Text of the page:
This week's question is from Jonathan from Cambridge, MA.
My most fundamental issue with your technique is its use of P/E to judge future valuation -- do you really think this is safe or justifiable? Reading other value investing resources we often hear how poor a metric P/E can be, and how we should avoid it in favor of P/FCF or other such things. In particular, when looking at a 10-year horizon on a fast-growing company moving at 20%/year, is it really reasonable to expect the P/E to remain around 40 10 years out, when they've grown up toward the top of the Fortune 500, and there's just no room left to keep rocking 20% every year?
You have the right question -- will the growth rate stay up there at 20% for a long long time? The answer is -- how well do you know the business? If you don't know it well, you can't answer the question, can you? So the first M is very important in determining the future value of a business -- does the business have Meaning to you? Do you understand it?
Let's take Whole Foods as an example: They've been growing EPS at above 20% for 10 years. And the analysts think the next five years will see roughly 20% growth of EPS. So what's the long term PE for WFMI? Depends on the long term growth rate that we expect.
I see the history, I see the analysts' expectations and I listened in on the last phone call with analysts it's on the website -- and I heard that the CEO expects that WFMI can continue their 20% growth rate for many years in the future.
Also, I checked to see how many stores a competitor has to see what's reasonably possible. Albertson's has 2500 stores. WFMI has 175. So WFMI could conceivable double once to 350, again to 700, again to 1400 and again to 2800. That's 4 doubles. If they continue their growth rate of 20% a year, how many years will it take them to double four times? The Rule of 72 says 20 into 72 is 3.5 roughly. So 4 doubles is 3.5 times 4, or 14 years. In addition to that, the existing stores are growing their revenues at over 10% a year. I don't know exactly what that means in terms of additional long term growth except that it means it will be bigger than just opening more stores.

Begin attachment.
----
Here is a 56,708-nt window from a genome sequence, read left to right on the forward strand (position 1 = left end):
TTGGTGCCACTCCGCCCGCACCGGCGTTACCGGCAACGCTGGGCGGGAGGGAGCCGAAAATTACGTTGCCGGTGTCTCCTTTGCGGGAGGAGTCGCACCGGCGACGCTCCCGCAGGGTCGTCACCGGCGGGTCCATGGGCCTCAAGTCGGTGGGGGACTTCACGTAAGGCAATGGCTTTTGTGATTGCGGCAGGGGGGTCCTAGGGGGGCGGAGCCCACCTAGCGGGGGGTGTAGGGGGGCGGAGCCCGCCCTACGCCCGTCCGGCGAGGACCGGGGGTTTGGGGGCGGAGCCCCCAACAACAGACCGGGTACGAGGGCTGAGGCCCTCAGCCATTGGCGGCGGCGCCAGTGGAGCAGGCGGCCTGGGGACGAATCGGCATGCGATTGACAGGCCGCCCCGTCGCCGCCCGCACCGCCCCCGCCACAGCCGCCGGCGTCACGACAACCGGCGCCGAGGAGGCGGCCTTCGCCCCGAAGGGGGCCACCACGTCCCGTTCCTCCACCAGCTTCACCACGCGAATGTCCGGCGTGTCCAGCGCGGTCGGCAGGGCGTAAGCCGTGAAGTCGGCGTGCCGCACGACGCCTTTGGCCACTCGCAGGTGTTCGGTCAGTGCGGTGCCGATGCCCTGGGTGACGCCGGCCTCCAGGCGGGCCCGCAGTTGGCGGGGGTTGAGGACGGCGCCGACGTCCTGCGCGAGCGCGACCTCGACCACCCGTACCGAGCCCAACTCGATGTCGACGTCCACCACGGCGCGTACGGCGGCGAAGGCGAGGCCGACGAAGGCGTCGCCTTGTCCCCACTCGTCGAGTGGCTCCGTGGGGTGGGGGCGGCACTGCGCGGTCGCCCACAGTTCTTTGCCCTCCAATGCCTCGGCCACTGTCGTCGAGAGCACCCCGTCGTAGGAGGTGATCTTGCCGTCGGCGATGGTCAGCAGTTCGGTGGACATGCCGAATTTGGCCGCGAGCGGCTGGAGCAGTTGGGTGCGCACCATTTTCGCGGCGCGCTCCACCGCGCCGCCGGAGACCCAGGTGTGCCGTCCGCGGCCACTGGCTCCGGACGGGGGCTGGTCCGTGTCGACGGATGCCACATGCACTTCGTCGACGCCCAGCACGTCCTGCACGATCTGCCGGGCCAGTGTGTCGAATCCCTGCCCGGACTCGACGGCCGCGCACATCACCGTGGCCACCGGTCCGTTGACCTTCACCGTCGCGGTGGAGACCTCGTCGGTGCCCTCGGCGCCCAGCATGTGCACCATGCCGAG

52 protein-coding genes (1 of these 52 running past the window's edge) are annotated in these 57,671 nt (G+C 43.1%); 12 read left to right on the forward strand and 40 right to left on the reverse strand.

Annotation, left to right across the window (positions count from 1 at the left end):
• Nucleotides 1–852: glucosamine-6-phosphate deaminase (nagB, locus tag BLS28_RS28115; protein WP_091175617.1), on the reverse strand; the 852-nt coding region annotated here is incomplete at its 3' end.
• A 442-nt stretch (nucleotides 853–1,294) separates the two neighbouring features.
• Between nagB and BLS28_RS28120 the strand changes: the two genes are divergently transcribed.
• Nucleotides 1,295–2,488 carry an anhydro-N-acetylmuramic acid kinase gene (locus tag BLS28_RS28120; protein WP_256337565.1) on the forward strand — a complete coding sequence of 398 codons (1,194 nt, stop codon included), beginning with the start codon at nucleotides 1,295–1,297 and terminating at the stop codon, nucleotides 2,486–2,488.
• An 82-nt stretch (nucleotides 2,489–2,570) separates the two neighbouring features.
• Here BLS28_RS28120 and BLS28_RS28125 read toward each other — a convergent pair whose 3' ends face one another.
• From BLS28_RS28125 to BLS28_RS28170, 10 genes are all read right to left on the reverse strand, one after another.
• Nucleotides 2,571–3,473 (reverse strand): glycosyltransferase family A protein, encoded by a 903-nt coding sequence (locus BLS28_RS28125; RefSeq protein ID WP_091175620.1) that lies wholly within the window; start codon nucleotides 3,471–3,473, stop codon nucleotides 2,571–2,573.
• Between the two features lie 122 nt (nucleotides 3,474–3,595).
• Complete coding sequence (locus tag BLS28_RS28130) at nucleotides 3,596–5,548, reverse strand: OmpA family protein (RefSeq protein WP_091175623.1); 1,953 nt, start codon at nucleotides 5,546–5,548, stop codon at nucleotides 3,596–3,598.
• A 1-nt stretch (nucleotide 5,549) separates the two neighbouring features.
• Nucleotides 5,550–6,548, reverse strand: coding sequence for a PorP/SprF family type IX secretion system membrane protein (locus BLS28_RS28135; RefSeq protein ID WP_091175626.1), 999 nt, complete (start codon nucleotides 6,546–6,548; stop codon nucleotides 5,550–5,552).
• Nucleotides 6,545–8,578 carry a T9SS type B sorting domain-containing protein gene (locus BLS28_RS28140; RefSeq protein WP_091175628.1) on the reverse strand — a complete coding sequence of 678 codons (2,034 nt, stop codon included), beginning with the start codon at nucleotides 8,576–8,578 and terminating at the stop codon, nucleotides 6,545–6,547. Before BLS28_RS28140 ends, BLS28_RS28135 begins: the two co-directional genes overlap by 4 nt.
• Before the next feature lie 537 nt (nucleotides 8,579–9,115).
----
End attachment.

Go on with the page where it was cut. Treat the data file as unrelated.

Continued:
And finally, is it possible that WFMI could become the Starbucks of grocery stores and be everywhere and still keep the prices up and thus keep the growth up for longer than just opening stores and increasing sales? I think the answer is YES. I think they have the magic formula and I don't see how anyone could visit their store at Columbus Circle in Manhattan and not come to the same conclusion. They've taken natural food out of the hippie do-gooder tree-hugger world (with which I am quite comfortable as a result of my many years as a wanna-be hippie river guide) and placed it in a context that is comfortable for your average grocery shopper, who would never in a million years wander into your local hippie food co-op. The result, I think, is going to be Whole Food stores everywhere. Worldwide. More than Albertson's and Safeway combined. But that's just me.
Are there examples of this kind of long term growth? Sure. Starbucks, Walgreens, Walmart, Microsoft to name a few. Are there lots of examples? No. But so what? WFMI is amazing so we should compare it to equally well run and amazing businesses, not to the run-of-the-mill business.
I make this argument just to show you the thinking process I use to determine that I am okay with a 20% growth rate and a 40 PE... so let me finish the logic.
If ten years from now WFMI is continuing to roll ahead at 20%, and if the stock market is still doing okay as a whole, then WFMI will continue to have a 40-ish PE for two reasons:
because fund managers give consistent growth a premium for predictability, and
because businesses that have 20% growth that isn't cyclical get 40 PE's as along as they are predictably going to continue growing into the forseeable future.
But here's the really cool thing about investing the way I do it: even if I'm wrong and the PE starts coming down, the process of bringing the PE downward requires that big institutions sell the stock and that drives the stock price down relative to the TTM EPS... and just like that the PE is reduced.
And here's the cool thing: When the institutional guys bail they create red arrows on the WFMI chart and I get out. I don't worry about why the red arrows are there, I don't guess whether its a short term profit taking ploy or something has changed for the long term... I just get out.
And because I'm out, I'll be in cash when the CEO talks with the institutional investors during a quarterly phone call. And when he says, like Meg Whitman said of EBAY last year, "We can't continue the growth rate of X", I will simply revise the WFMI Sticker Price to reflect the new reality and then only buy WFMI when it is being sold at a large discount to Sticker.
In other words, if you follow the Rule #1 investing strategy you will automatically adjust the Sticker as expectations change -- either historically, via the analysts or via the CEO -- and that will keep you from investing with excessive expectations and a PE that's far too high.
Now go play!